Creating opportunities for military, academic, government and industry experts to collaborate and gain new perspectives on each other’s roles in national security is imperative to address these challenges. The CRCC was one of these opportunities; it focused on cyber incident response. The relationships developed during the conference enable organizations to recover more quickly and with less damage when an incident occurs.

“I believe our best defense is to be proactive,” CENTCOM Deputy Commander Lt. Gen. Charles Brown Jr. said during the conference. He explained that each country is stronger by collaborating with various organizations within the country and with cyber experts across the world.

To do this requires dismantling a culture of “information silos” that exists in many organizations. This will help leaders make decisions based on all available information, explained U.S. Army Maj. Gen. Mitchell Kilgo, director of CENTCOM’s Command, Control, Communications and Computer Systems. “You must understand your critical assets and their associated vulnerabilities,” Kilgo said. “You must talk about the risk to the mission and the risk to critical assets. This is important for commanders.”

Representatives from private companies and academia gave presentations at the conference. Senior government representatives spoke about the best practices in their countries, providing insights into topics worthy of future discussions.

“In Iraq, the growth of the internet’s popularity — for security, business and personal use — coincided with a lack of secure cyber infrastructure,” explained Maj. Gen. Mahdi Yasir Zubaidi, director of military communication for Iraq’s Ministry of Defense. “This raised awareness of the need to understand the dangers of cyber crimes accompanying every new technological development, especially in the context of society’s transformation into a cyber community.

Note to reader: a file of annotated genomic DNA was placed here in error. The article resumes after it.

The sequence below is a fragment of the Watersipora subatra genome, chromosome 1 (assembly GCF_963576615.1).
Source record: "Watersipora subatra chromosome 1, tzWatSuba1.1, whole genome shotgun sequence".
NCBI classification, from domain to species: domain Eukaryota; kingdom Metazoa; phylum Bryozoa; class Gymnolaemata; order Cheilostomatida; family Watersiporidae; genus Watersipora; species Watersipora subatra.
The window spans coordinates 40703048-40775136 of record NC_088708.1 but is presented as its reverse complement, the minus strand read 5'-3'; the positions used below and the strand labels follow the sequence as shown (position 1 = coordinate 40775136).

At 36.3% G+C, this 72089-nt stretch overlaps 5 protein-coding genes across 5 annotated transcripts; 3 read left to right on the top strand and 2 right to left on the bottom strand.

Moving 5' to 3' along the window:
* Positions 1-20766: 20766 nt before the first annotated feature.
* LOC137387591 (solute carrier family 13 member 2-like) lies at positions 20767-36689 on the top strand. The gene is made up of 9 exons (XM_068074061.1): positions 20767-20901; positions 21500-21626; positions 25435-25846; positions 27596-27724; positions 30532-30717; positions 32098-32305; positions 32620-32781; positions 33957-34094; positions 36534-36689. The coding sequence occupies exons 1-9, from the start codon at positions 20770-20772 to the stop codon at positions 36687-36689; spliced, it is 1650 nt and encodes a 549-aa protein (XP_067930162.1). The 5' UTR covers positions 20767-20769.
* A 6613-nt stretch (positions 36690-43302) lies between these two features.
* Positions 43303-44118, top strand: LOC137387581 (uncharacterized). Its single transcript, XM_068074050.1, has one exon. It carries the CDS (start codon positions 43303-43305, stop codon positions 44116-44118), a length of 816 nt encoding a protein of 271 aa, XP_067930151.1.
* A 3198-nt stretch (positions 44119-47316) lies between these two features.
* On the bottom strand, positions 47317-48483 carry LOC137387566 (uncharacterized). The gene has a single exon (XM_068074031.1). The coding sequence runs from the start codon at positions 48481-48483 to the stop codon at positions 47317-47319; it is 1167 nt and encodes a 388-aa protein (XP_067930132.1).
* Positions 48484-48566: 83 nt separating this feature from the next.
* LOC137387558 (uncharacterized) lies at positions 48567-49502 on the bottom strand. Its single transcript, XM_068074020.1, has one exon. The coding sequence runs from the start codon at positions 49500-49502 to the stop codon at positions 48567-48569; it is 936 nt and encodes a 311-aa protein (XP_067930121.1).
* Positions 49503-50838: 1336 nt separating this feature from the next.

Experts said a good cyber defense takes more than just software. To better protect networks and identify vulnerabilities, system administrators must be trained to understand how adversaries think and how to “hunt” them down in a network.

Countries such as Kuwait have had success in developing a whole-of-government approach to cyber security. Mohammad Altura, executive board member of Kuwait’s Communication and Information Technology Regulatory Authority, gave a detailed presentation about his country’s strategy development process. Kuwait has identified objectives to focus on over the next three years. The three principle strategic initiatives are to promote a culture of cyber security in Kuwait; to safeguard and continually maintain the security of national assets including critical infrastructure, information, communication technologies and the internet; and to promote the cooperation, coordination and information exchange with local and international bodies in the field of cyber security.

“There is an absence of international laws regarding cyber security today,” Altura said. “With military, the laws are very clear regarding a country’s sovereignty. With cyber, it’s still open.”


Top 10 in Cyber Security

The Global Cyber Security Index (GCI) 2017 shows that commitment to cyber security is not tied to a geographic location. Three of the countries ranked in the Top 10 are from the Indo-Pacific, two are from Europe and two are from North America. The other three are from Africa, the Arabian Peninsula and the Commonwealth of Independent States.

Countries are ranked based upon their progress in five key areas.

  1. Legal: The existence of legal institutions and frameworks for cyber security.
  2. Technical: The existence of technical institutions and frameworks dealing with cyber security.
  3. Organizational: The existence of policy coordination institutions and strategies for cyber security at the national level.
  4. Capacity Building: The existence of research and development, education and training programs; certified professionals and public sector agencies fostering capacity building.
  5. Cooperation: The existence of partnerships, cooperative frameworks and information sharing networks.